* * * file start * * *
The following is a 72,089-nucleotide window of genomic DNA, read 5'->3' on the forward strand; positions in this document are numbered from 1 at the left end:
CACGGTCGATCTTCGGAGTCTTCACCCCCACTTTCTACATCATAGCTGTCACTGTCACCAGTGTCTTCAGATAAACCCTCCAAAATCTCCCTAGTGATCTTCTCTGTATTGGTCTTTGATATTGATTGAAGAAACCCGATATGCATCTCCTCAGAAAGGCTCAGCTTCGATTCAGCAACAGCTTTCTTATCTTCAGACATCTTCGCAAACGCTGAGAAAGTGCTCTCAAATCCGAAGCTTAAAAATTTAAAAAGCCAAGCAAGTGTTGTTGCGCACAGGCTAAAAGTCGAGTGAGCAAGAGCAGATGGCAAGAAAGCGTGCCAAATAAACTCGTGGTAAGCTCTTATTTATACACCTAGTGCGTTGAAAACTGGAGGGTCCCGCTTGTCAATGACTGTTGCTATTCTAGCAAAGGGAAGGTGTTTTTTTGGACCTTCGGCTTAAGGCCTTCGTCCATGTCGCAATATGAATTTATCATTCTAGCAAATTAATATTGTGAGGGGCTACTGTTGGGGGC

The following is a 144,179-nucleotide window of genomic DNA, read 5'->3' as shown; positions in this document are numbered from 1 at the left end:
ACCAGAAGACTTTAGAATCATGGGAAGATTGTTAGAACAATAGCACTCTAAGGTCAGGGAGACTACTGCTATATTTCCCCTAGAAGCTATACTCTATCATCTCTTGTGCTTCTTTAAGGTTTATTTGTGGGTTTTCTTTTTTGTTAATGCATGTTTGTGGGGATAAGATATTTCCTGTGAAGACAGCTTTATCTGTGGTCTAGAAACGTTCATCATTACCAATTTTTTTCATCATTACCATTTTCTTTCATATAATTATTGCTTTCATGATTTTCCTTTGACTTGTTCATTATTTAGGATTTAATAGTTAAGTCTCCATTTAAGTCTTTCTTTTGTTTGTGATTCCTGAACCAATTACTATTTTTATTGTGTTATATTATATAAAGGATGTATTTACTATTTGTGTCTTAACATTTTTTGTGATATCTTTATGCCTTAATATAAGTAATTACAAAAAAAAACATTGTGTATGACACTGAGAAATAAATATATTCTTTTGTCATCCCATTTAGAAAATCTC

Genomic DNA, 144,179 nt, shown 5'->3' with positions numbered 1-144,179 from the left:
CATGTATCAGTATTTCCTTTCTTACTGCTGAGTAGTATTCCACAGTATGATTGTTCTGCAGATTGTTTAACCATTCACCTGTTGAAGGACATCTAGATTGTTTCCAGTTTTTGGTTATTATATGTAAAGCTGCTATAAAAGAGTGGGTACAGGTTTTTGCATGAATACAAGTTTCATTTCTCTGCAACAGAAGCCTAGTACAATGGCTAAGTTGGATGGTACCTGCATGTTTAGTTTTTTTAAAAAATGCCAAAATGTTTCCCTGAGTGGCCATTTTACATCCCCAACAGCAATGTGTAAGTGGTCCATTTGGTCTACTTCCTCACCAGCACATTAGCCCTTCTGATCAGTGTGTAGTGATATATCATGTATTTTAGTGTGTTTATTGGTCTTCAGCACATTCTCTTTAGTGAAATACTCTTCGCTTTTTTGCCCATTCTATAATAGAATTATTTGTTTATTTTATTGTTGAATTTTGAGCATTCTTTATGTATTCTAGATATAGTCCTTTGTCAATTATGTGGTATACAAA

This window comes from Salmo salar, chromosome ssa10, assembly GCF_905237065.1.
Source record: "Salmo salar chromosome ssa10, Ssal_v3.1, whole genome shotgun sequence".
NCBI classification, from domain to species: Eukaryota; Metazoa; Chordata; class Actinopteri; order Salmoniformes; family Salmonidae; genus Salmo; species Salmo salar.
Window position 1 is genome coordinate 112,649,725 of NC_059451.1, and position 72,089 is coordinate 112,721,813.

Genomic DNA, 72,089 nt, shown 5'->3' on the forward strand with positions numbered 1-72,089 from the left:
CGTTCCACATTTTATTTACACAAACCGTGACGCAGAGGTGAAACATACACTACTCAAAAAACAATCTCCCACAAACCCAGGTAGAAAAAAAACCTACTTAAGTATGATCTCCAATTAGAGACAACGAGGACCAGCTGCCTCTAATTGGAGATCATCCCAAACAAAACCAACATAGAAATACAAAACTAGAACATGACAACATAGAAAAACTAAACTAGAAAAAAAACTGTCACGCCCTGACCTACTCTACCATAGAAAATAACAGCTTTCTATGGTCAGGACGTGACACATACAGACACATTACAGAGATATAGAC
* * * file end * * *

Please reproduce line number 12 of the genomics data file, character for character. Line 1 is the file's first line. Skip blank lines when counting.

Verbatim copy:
CGTTCCACATTTTATTTACACAAACCGTGACGCAGAGGTGAAACATACACTACTCAAAAAACAATCTCCCACAAACCCAGGTAGAAAAAAAACCTACTTAAGTATGATCTCCAATTAGAGACAACGAGGACCAGCTGCCTCTAATTGGAGATCATCCCAAACAAAACCAACATAGAAATACAAAACTAGAACATGACAACATAGAAAAACTAAACTAGAAAAAAAACTGTCACGCCCTGACCTACTCTACCATAGAAAATAACAGCTTTCTATGGTCAGGACGTGACACATACAGACACATTACAGAGATATAGAC